Monday, August 13, 2018

Everything You Ever Need To Know About Life...

... you can learn from:

Gilbert: My father always taught me:
never desert a lady in trouble.
He even carried that as far as marrying Mother.

A happy 119 to ol' Al Hitchcock today - I figured I'd go with one of his lesser known masterpieces for this off year and make no mistake, The Lady Vanishes is a real under-appreciated gem. Any fans? The man who spoke that terribly typical Hitch line of dialogue quoted above (the use of "Mother" is such a Hitch standard) was Sir Michael Redgrave, father of Vanessa and Lynn, who had a forty plus year career and yet save this film I remain fairly ignorant of his work. Anybody want to educate me on his best?


ernesto66 said...

Five words: "The Importance of Being Earnest." A flawless play flawlessly translated to the screen, with Redgrave perfect as the straight man (as straight as Wilde got) all the farce revolves around.

MJL said...

Love this film - it was my first ever exposure to Hitchcock. Time to revisit

Trey said...

The only one I've seen is where that picture with the dummy comes from - it's an anthology horror movie called Dead of Night - quality varies, but it's worth a watch, and his segment is great.

joel65913 said...

I'm not as fond of The Lady Vanishes as several other Hitchcock's but it is a speedy clever little film. There was a ghastly (and I DO mean ghastly) remake in the late 70's with Elliott Gould and Cybill Shepard (!?!?!?!?) taking the lead roles and being just as out of place as you would imagine. The one slight bright spot in it is Angela Lansbury in Dame May Whitty's role of Miss Froy but she's barely in it.

Michael Redgrave made many fine films in which he was excellent. He was Oscar nominated for Rosalind Russell's take on Mourning Becomes Electra but while its an interesting try at the material its also draggy until the last hour and Roz is hopelessly miscast but gives it her best effort.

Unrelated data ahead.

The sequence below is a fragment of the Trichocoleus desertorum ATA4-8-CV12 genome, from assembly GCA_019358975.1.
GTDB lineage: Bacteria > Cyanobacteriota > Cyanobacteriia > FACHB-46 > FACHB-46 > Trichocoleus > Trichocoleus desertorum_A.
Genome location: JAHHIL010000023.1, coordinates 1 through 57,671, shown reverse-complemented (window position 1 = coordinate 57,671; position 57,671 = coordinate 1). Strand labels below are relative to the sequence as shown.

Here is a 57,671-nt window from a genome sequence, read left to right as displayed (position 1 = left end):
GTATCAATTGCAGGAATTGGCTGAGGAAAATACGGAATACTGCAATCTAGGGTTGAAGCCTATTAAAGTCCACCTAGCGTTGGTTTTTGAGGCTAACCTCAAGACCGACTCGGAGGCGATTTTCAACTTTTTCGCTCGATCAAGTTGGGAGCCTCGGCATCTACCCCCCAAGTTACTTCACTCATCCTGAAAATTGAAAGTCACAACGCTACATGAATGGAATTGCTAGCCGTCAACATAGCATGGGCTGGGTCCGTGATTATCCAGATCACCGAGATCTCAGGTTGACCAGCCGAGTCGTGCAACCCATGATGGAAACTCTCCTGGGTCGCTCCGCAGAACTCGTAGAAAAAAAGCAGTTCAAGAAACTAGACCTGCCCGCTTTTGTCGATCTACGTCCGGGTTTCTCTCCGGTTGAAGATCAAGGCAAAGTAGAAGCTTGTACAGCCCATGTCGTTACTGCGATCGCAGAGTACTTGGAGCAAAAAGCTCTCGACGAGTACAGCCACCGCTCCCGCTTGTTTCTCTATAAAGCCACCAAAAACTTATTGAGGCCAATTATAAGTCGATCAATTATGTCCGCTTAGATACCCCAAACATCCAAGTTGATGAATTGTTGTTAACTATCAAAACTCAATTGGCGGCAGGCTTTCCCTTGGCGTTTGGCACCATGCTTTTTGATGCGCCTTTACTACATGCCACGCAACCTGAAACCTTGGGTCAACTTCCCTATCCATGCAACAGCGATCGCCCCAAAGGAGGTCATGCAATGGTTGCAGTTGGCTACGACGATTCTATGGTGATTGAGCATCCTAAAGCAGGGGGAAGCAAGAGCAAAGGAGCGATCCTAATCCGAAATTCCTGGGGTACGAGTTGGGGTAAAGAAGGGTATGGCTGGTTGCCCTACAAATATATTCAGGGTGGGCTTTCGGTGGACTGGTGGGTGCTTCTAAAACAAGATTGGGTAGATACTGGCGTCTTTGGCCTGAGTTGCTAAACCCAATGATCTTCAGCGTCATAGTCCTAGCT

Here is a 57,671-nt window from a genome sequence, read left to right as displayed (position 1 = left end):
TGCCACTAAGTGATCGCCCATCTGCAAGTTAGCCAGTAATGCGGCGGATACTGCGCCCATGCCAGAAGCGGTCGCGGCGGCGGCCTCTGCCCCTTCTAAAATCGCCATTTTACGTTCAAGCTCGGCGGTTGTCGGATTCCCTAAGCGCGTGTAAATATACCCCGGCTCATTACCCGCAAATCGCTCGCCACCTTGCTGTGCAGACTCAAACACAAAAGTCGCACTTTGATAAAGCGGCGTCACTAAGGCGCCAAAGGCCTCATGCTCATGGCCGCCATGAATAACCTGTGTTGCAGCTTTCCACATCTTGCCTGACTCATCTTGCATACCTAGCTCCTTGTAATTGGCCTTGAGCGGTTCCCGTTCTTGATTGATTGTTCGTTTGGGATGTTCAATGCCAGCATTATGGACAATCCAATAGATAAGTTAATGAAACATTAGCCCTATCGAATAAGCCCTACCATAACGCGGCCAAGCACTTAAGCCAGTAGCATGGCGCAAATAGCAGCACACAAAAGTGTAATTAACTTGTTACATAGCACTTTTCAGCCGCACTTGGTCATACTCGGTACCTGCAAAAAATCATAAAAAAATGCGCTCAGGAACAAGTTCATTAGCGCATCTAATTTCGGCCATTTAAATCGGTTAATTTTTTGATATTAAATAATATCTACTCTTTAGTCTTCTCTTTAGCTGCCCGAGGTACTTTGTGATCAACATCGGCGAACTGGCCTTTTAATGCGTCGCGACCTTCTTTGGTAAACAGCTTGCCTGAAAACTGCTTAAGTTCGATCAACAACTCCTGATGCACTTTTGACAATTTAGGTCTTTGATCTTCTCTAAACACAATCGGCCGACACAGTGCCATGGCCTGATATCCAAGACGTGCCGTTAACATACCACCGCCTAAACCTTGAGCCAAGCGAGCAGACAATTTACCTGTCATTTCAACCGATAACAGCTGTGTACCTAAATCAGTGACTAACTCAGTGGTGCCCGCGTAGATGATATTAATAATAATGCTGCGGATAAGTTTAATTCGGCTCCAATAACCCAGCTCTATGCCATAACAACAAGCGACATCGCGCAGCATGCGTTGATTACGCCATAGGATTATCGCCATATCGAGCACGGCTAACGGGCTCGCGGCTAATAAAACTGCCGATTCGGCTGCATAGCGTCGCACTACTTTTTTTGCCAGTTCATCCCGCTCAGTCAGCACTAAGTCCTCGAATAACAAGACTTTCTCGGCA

His heart and soul apparently belonged to the stage but here are some other films to seek out:

The Stars Look Down
Thunder Rock
The Way to the Stars aka Johnny in the Clouds
Dead of Night
The Browning Version
The Importance of Being Earnest
The Dam Busters
The Magic Box
The Happy Road
Time Without Pity
The Innocents
Connecting Rooms (a small drama that costars a very subdued Bette Davis)
The Loneliness of the Long Distance Runner

Bill Carter said...

Anthony Asquith's delightful 1952 version of Oscar Wilde's "The Importance of Being Earnest" is a must-see. Redgrave plays one of the two (or maybe three) leads, and the cast includes three formidable British actresses: Edith Evans, Joan Greenwood, and Margaret Rutherford. As she always does, Margaret Rutherford steals every scene she's in.

"Dead of Night" is one of those uneven anthology movies. Redgrave's story is miles above everything else in the film, and even 70 years later, it's genuinely scary. (Ever see Karen Black's TV anthology film "Trilogy of Terror"? Remember the Zuni devil doll? It's like that.).

Redgrave's performance in the 1951 version of "The Browning Version", another Anthony Asquith film, won the Best Actor award at Cannes.

PS Check out the v interesting entries on "Family" and "Bisexuality" in the Wikipedia article on Redgrave.

Daniel said...

The Lady Vanishes is far from my favorite Hitch pic, but it is a clever, fun ride, and along with The 39 Steps my favorite of his early British pictures. Redgrave is quite dashing in it, but it's Dame May Whitty who really puts it over the top in her short time on screen.